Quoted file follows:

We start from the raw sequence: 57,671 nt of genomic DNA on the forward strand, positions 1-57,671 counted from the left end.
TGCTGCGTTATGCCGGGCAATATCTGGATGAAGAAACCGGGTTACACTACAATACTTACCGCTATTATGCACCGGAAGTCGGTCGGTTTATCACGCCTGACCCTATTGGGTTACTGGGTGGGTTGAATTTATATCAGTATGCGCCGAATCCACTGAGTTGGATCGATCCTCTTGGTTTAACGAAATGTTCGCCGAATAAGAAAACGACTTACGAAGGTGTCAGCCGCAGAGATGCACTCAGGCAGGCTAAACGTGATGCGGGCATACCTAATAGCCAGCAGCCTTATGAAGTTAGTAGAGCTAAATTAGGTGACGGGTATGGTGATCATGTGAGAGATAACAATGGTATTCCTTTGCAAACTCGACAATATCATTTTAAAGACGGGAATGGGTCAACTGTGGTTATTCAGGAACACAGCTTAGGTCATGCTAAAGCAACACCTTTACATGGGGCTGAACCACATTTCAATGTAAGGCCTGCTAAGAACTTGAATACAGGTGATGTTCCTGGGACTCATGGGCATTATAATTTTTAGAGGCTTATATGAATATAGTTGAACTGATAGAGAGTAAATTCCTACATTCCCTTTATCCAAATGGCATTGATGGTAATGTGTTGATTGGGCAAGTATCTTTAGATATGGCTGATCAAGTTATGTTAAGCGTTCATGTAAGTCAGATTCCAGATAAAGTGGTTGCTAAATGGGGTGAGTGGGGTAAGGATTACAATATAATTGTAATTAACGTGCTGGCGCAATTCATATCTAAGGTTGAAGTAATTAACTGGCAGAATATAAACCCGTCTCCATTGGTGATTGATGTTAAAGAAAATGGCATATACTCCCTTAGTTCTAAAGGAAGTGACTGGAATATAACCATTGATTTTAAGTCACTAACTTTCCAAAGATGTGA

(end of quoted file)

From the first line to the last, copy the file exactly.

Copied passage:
We start from the raw sequence: 57,671 nt of genomic DNA on the forward strand, positions 1-57,671 counted from the left end.
TGCTGCGTTATGCCGGGCAATATCTGGATGAAGAAACCGGGTTACACTACAATACTTACCGCTATTATGCACCGGAAGTCGGTCGGTTTATCACGCCTGACCCTATTGGGTTACTGGGTGGGTTGAATTTATATCAGTATGCGCCGAATCCACTGAGTTGGATCGATCCTCTTGGTTTAACGAAATGTTCGCCGAATAAGAAAACGACTTACGAAGGTGTCAGCCGCAGAGATGCACTCAGGCAGGCTAAACGTGATGCGGGCATACCTAATAGCCAGCAGCCTTATGAAGTTAGTAGAGCTAAATTAGGTGACGGGTATGGTGATCATGTGAGAGATAACAATGGTATTCCTTTGCAAACTCGACAATATCATTTTAAAGACGGGAATGGGTCAACTGTGGTTATTCAGGAACACAGCTTAGGTCATGCTAAAGCAACACCTTTACATGGGGCTGAACCACATTTCAATGTAAGGCCTGCTAAGAACTTGAATACAGGTGATGTTCCTGGGACTCATGGGCATTATAATTTTTAGAGGCTTATATGAATATAGTTGAACTGATAGAGAGTAAATTCCTACATTCCCTTTATCCAAATGGCATTGATGGTAATGTGTTGATTGGGCAAGTATCTTTAGATATGGCTGATCAAGTTATGTTAAGCGTTCATGTAAGTCAGATTCCAGATAAAGTGGTTGCTAAATGGGGTGAGTGGGGTAAGGATTACAATATAATTGTAATTAACGTGCTGGCGCAATTCATATCTAAGGTTGAAGTAATTAACTGGCAGAATATAAACCCGTCTCCATTGGTGATTGATGTTAAAGAAAATGGCATATACTCCCTTAGTTCTAAAGGAAGTGACTGGAATATAACCATTGATTTTAAGTCACTAACTTTCCAAAGATGTGA